Q: Do you need a panini maker to make a panini?
--Carol Mackey, Barrington, Ill.
Pressing sandwiches isn't only an Italian thing. Look at the Cuban sandwich or even the grilled cheese sandwiches whipped up by old-fashioned coffee shops. I used to love going to Bailey's of Boston, an ancient joint downtown near the department stores, for its terrific pressed grilled cheese sandwich. The bread was white Wonder or Sunbeam or something of that ilk (squishy but toasted like a dream). There was one – one! – slice of cheese. But the whole mess got pressed down into a hot, gooey, buttery wafer-like presentation; delicious. No panini machine in sight, I can assure you.
You can replicate a panini machine by pressing down on the sandwich with some sort of weight. There are sandwich presses made for that purpose. You could try a foil-wrapped brick, a heavy saucepan or baking dish. Or you can even do what I do – slap that sandwich hard and often with a sturdy spatula. I literally will the sandwich into a pressed position.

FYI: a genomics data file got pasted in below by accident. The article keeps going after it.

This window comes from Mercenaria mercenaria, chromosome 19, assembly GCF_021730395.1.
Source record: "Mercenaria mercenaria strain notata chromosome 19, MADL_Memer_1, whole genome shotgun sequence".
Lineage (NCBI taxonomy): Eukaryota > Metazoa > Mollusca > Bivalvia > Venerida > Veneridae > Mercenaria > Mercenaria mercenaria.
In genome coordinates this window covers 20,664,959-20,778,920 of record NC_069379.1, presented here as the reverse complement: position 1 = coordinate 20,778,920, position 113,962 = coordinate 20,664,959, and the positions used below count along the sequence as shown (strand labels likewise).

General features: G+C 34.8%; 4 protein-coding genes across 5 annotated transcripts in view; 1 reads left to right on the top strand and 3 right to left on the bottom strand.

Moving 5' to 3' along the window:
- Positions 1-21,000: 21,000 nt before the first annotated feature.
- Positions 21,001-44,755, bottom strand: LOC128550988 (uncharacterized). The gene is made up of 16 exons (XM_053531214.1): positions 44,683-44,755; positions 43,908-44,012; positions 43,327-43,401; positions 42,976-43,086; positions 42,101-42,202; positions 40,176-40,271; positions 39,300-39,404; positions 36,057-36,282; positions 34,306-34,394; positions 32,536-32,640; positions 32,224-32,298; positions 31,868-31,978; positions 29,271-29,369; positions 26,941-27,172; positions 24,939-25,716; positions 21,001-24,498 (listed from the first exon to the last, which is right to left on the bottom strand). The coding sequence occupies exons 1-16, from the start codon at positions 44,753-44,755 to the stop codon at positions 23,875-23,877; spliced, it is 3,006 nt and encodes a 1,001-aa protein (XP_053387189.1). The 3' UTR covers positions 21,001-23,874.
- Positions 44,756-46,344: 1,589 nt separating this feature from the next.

Of course, one thing a panini maker does best is cook both sides of the sandwich at once and leave fetching grill marks in the bread. But, really, flipping the sandwich over and waiting a couple minutes more for it isn't all that big a deal. Just how important grill marks are is up to you; I'm OK without. If you need them, use that ridged grill pan you normally cook a steak in.
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